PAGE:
The best destination is Isla Espiritu Santo, near La Paz. As a bonus, there are some good day hikes across that pristine island in the Sea of Cortez.
And Kayak season starts in October. It is tempting …
The best “how to” website is IslaEspirituSanto.com.
More photos from Rick’s Jan. 2006 kayak tour.
I am searching for a portable kayak to be used in future hiking / paddling trips.
This is not the one.
But it is cool. Norwegian design, it’s already proven it’s speed advantage in race conditions.
Twin hydrofoils are designed to raise the hull clear of the water and increase the speed.
Flyak – Wikipedia
Update: I happened to chat with an owner of a transparent kayak I met on the road. He loves his new toy, announcing it “bulletproof”. The only problem is the thing sinks in water if capsized. The flotation pads are essential.
Transparent Canoe-Kayak at Hammacher Schlemmer
Folding Kayaks – Outdoor Gear Advice | Outside Online
Folding kayaks can go in just about any water you can find…. Like all kayaks they come in many shapes and sizes, with many of them absolutely as seaworthy (some argue more so) than their rigid-hull counterparts. Many people love their folding boats because they can go literally anywhere. Take one to Europe to explore canals, for instance, or to the South Seas and paddle from island to island. Many travelers can easily handle a backpack and a folding kayak on their tripâ€”that’s only two pieces of luggage, you lazy, ounce-counting slackers!
Before purchasing, you’ll need to think about your own needs and the type of boating you want to do. One very popular boat, for instance, is the Folbot Aleut ($1,480; http://www.folbot.com), a compact little 12-footer with some forgiving habits.
Although a little pokey, it’s a very beamy boat, so you can easily pack gear for trips up to a week long. That beaminess also makes the Aleut very stable.
Then there’s the Klepper Aerius ($2,458, including shipping; http://www.klepper.com), perhaps the classic folding kayak. It’s a big boat that can handle loads of gear for long trips (payload, in fact, is a whopping 570 pounds!). And, it can easily handle rough, open water. Faster than the Aleut, but still compact enoughâ€”at 60 pounds packed weightâ€”to make a good travel-along boat.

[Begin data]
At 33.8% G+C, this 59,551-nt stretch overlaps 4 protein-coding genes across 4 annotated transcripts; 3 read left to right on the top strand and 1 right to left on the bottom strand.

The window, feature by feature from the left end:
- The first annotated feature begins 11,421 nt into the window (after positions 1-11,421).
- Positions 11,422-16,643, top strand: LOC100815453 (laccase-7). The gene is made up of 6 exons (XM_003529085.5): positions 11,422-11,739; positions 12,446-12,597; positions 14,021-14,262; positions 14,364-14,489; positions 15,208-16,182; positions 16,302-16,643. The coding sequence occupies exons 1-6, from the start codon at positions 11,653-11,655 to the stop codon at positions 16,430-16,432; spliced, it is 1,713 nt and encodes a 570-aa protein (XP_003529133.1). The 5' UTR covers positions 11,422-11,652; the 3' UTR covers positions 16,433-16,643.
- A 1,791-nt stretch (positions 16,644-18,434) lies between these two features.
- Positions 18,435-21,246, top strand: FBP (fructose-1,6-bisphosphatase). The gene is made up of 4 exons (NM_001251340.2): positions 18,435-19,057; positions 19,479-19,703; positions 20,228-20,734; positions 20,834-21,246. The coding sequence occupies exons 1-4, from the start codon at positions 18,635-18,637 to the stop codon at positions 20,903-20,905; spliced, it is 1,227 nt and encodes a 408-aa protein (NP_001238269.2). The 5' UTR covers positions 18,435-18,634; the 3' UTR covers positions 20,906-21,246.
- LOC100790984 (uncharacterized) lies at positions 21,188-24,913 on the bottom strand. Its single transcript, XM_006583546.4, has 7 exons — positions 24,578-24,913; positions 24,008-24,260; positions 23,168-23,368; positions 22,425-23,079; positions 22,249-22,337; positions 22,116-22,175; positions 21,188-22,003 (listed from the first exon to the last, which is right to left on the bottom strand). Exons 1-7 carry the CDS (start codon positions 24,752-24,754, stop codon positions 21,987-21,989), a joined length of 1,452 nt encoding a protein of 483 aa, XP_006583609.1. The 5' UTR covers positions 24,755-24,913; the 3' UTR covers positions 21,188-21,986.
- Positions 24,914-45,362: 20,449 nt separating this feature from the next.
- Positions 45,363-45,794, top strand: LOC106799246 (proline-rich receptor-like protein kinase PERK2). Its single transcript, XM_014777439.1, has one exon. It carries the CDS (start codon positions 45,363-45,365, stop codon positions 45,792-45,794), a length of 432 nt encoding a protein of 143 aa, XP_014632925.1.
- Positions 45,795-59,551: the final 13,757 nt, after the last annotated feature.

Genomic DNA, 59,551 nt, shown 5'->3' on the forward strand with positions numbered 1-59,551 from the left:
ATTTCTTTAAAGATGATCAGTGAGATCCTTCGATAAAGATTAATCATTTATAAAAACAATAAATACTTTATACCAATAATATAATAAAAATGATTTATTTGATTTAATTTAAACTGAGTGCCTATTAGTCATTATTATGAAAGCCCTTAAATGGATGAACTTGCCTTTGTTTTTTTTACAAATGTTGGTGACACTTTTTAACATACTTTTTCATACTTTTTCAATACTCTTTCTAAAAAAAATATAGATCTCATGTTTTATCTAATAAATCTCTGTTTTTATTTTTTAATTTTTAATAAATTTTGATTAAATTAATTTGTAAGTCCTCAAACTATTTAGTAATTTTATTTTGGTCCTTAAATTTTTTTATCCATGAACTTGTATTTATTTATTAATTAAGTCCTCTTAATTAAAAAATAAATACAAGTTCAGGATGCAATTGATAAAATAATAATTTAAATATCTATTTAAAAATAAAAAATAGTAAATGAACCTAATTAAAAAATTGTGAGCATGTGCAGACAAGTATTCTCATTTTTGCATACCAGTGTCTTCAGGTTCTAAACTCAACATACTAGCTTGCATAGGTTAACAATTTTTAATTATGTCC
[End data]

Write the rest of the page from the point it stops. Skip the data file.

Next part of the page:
Or there’s the Feathercraft Wisper ($2,812; http://www.feathercraft.com), which is similar in length yet narrower than the Aerius. Its materials (aluminum frame, lightweight skin) cut the weight to under 40 poundsâ€”not bad for a big boat! It’ll hold a paddler and gear for long weekends or more, so while not cheap, it’s an excellent investment if you plan to be spending a lot of time traveling and paddling with one of these craft.
If you can, always try to test out a kayak before buying. Remember, you don’t climb into a kayakâ€”you more or less put it on. So fit is important.
Any other recommendations? Inflatable kayaks, for example?
I want to do this!
4-days helicopter supported bike, swim, sail, kayak, hike, bike, raft, Cessna, sail.
The guides calls it only “The Adventure”.
Journeys at the Edge “The Adventure”.
There is no hiker more famous than Ray Jardine. He is often credited with igniting the light weight hiking revolution.
Jardine championed hiking the entire Pacific Crest Trail using only lightweight gear.
He replaced tent with a tarp & sleeping bag with a quilt. He advises that we make & modify our own gear.
His controversial book Beyond Backpacking (1999) is now the Bible for many thru-hikers.
In his spare time, Jardine rowed across the Atlantic, kayaked to the Arctic Ocean, cycled across America twice, and canoed the sub-Arctic wilderness.
Oh, and he invented the “Friend” used by all elite rock climbers.
Check Ray Jardine’s eclectic website.